One of the reasons you may have hesitated to even make a complaint about what you believe to be discrimination against you is because you didn't want the attention. All you want is to do your work and be left alone. Unfortunately, the situation reached the point where you had to do something.
Now, it looks as though you could end up in court because you feel your employer didn't adequately address your concerns. Fortunately, you may not have to take your claim to court.
Have you considered mediation?
You don't have to give up on protecting your rights because you don't want to go through a lengthy and expensive court proceeding. You could participate in mediation with your employer. The Equal Employment Opportunity Commission actually provides mediation services free of charge, but that does not mean that you should forgo obtaining counsel to assist you. Just like in any mediation, the mediator does not represent you. His or her function is just to facilitate the discussions.
Below is other information regarding the process you may want to know:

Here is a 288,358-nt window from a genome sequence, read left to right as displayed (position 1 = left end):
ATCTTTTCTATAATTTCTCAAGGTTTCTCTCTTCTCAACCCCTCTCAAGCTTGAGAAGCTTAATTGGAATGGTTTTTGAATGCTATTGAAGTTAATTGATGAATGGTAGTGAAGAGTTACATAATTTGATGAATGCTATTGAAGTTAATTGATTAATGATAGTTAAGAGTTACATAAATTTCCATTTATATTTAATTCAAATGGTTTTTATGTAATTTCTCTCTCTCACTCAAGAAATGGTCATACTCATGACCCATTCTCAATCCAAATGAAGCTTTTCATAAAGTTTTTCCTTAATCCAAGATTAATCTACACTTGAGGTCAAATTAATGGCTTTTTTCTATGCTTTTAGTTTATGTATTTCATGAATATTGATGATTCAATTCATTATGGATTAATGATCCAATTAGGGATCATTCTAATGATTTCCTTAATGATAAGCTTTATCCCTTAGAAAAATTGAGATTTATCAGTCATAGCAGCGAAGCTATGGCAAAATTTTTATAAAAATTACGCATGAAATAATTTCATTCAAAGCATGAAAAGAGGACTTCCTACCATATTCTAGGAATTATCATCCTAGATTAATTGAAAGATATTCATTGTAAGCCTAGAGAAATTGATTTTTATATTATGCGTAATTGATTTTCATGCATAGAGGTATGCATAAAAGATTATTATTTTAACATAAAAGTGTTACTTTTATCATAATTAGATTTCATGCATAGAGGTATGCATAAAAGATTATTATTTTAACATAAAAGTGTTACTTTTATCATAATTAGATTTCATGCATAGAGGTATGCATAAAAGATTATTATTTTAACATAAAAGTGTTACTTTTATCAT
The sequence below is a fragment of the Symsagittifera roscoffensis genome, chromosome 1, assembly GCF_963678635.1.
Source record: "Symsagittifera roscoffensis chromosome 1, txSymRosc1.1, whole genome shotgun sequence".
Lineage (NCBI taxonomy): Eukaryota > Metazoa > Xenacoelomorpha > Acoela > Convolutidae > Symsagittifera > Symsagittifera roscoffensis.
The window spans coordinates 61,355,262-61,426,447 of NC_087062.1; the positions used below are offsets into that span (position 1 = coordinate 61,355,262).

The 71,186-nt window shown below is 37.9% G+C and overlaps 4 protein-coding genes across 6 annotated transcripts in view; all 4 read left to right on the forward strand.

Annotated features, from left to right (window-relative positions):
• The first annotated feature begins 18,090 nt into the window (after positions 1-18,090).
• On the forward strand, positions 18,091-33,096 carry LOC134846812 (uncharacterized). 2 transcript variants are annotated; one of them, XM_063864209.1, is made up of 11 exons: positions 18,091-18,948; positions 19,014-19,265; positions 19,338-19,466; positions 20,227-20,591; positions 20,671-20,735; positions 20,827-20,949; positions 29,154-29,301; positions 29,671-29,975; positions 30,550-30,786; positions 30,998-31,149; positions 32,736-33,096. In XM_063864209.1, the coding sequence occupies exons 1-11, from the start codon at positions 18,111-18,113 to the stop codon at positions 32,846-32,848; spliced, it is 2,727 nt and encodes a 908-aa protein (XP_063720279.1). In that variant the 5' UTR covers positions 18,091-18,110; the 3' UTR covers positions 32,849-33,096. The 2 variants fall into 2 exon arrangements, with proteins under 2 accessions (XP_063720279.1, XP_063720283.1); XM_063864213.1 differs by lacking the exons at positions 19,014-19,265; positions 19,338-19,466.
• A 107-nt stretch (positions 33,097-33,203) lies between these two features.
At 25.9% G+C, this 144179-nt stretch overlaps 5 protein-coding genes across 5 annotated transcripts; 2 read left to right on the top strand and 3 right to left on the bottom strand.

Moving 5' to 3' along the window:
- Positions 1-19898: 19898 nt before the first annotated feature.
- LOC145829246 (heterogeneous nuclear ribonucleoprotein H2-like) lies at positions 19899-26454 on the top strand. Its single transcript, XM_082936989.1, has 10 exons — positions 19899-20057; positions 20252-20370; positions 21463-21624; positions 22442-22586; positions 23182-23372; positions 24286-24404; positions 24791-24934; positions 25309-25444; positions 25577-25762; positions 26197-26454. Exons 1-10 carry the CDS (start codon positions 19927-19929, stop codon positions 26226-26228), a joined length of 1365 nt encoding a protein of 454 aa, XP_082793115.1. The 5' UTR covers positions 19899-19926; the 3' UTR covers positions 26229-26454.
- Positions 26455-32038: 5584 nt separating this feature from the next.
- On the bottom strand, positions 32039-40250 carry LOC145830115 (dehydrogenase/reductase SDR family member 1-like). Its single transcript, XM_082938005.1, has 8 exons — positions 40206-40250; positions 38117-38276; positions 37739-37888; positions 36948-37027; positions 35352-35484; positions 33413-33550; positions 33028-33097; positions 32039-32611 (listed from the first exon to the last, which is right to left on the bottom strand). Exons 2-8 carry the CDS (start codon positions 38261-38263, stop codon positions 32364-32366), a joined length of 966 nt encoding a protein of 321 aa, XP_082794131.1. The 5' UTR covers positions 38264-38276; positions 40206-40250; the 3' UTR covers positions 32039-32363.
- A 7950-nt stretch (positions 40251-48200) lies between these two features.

- Mediation is not about placing blame. Instead, it's about coming to a mutually satisfactory resolution to the dispute.
- Anything discussed in your mediation sessions remains confidential, which may help entice your employer to participate in the process.
- Both parties have the opportunity to express their views on the subject matter. Often, the core problem has to do with a lack of communication and understanding of the other party's position.
- You and your employer can put together an agreement that works best for everyone involved.
- Any agreement reached could help change company policy to prevent the same issue from arising again -- for you or for someone else.
- Mediation often takes less time. You could have your complaint resolved in much less time, which means everyone can get back to work and put the matter behind them.
As you can see, everyone gets something out of this process. You avoid the public attention going to court, which could make you feel vulnerable. No one has to know what you went through or what steps you and your employer took to set things right. Even in this less adversarial process, you need to make sure your rights remain protected. You may also need help determining whether a proposed resolution would best suit your needs. Involving a Texas employment law attorney could assist you with these goals.